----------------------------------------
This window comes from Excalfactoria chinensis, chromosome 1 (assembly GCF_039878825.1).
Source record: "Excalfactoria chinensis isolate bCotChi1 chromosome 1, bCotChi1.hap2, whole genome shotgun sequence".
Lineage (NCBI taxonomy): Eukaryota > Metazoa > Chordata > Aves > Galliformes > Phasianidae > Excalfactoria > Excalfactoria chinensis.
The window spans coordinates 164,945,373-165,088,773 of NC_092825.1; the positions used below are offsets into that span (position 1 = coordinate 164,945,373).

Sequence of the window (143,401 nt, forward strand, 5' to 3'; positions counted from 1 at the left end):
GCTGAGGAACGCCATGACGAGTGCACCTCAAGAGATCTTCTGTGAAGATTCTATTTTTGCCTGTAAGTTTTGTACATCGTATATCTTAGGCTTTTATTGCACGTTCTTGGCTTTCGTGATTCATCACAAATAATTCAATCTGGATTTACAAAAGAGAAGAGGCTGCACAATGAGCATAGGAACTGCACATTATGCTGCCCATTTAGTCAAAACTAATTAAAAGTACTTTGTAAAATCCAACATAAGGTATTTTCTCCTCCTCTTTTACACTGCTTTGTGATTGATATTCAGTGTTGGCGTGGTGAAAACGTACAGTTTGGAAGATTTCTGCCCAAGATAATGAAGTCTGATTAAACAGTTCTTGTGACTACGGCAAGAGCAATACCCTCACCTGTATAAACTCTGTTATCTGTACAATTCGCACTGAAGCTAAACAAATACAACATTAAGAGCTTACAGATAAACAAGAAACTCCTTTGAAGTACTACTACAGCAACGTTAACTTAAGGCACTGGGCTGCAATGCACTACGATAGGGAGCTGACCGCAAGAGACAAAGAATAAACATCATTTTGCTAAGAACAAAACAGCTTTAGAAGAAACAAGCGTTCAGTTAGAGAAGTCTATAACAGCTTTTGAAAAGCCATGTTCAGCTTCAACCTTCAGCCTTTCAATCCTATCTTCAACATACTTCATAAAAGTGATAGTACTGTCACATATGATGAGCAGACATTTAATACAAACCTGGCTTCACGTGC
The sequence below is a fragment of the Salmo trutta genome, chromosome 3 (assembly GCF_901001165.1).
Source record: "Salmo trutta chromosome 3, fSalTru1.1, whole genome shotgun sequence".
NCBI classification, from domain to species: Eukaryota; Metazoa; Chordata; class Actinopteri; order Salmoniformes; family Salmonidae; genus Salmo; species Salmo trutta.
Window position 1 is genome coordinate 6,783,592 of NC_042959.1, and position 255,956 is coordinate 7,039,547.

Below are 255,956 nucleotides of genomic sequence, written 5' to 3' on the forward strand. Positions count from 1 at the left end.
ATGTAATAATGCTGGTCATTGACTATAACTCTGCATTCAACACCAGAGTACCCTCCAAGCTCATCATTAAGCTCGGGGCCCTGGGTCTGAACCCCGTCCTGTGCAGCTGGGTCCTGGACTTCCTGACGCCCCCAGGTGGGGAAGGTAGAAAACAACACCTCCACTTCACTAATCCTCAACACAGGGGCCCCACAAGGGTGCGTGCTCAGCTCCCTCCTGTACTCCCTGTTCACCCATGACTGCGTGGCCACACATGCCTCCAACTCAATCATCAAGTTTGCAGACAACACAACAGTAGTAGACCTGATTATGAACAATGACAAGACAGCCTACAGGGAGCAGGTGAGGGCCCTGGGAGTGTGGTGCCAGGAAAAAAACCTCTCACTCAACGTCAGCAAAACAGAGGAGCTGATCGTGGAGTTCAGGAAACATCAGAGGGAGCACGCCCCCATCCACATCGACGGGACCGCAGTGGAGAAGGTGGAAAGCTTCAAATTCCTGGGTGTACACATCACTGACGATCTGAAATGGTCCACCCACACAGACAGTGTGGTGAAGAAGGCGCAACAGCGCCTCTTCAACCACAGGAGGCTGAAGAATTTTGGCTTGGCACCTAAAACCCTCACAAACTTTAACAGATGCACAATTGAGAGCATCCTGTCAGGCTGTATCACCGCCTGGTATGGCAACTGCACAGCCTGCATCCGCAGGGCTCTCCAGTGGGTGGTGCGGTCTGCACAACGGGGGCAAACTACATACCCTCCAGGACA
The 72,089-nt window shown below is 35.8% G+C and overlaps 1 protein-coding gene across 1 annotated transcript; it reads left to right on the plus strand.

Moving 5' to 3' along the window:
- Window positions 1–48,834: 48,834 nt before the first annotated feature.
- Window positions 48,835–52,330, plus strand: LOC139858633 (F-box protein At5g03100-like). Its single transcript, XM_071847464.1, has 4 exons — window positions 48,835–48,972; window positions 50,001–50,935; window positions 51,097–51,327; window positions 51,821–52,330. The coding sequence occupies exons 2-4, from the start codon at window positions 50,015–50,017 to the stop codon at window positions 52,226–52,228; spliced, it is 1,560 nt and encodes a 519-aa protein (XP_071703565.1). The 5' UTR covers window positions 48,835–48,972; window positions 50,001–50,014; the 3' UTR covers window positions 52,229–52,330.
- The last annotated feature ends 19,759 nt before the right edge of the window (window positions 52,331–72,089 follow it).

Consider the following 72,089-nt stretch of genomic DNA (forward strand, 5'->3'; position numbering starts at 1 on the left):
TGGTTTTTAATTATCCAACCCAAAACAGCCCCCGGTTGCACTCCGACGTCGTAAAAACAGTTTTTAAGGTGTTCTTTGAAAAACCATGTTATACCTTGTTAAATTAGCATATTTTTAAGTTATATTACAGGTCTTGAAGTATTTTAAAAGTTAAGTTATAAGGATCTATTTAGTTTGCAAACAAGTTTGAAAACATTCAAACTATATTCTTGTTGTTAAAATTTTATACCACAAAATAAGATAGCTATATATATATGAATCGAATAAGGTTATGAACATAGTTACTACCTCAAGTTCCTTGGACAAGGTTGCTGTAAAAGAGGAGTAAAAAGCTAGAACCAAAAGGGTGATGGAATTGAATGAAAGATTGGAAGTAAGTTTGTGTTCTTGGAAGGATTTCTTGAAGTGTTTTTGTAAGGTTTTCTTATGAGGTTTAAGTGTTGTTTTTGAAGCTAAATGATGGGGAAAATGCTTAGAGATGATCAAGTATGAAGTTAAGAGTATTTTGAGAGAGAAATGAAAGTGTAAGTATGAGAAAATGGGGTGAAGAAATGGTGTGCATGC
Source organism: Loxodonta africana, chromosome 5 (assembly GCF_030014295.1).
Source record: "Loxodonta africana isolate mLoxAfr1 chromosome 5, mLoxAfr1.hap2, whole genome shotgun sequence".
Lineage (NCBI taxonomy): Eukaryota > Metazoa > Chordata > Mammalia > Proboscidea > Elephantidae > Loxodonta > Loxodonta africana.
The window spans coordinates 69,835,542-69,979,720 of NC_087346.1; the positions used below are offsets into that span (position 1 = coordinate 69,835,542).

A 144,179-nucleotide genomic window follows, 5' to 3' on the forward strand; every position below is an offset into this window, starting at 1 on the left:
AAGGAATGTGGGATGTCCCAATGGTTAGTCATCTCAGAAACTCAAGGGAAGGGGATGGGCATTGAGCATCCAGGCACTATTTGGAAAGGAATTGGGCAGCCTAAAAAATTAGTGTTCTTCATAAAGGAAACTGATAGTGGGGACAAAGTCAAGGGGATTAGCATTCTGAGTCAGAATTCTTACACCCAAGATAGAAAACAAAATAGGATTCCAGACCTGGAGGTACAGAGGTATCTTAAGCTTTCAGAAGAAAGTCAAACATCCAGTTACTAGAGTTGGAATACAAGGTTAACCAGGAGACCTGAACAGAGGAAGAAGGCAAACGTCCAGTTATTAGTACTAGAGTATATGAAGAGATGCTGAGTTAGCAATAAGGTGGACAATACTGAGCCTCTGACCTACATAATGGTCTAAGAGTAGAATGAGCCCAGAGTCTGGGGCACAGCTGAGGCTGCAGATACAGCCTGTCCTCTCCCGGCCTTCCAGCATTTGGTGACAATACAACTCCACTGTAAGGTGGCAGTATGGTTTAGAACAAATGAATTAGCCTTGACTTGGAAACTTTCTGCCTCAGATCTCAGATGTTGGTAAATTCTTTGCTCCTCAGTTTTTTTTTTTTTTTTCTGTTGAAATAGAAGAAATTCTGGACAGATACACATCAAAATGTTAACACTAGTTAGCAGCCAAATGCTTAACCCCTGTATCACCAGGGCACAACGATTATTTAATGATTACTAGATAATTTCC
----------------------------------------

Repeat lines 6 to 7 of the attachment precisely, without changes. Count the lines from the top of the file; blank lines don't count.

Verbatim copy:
GCTGAGGAACGCCATGACGAGTGCACCTCAAGAGATCTTCTGTGAAGATTCTATTTTTGCCTGTAAGTTTTGTACATCGTATATCTTAGGCTTTTATTGCACGTTCTTGGCTTTCGTGATTCATCACAAATAATTCAATCTGGATTTACAAAAGAGAAGAGGCTGCACAATGAGCATAGGAACTGCACATTATGCTGCCCATTTAGTCAAAACTAATTAAAAGTACTTTGTAAAATCCAACATAAGGTATTTTCTCCTCCTCTTTTACACTGCTTTGTGATTGATATTCAGTGTTGGCGTGGTGAAAACGTACAGTTTGGAAGATTTCTGCCCAAGATAATGAAGTCTGATTAAACAGTTCTTGTGACTACGGCAAGAGCAATACCCTCACCTGTATAAACTCTGTTATCTGTACAATTCGCACTGAAGCTAAACAAATACAACATTAAGAGCTTACAGATAAACAAGAAACTCCTTTGAAGTACTACTACAGCAACGTTAACTTAAGGCACTGGGCTGCAATGCACTACGATAGGGAGCTGACCGCAAGAGACAAAGAATAAACATCATTTTGCTAAGAACAAAACAGCTTTAGAAGAAACAAGCGTTCAGTTAGAGAAGTCTATAACAGCTTTTGAAAAGCCATGTTCAGCTTCAACCTTCAGCCTTTCAATCCTATCTTCAACATACTTCATAAAAGTGATAGTACTGTCACATATGATGAGCAGACATTTAATACAAACCTGGCTTCACGTGC
The sequence below is a fragment of the Salmo trutta genome, chromosome 3 (assembly GCF_901001165.1).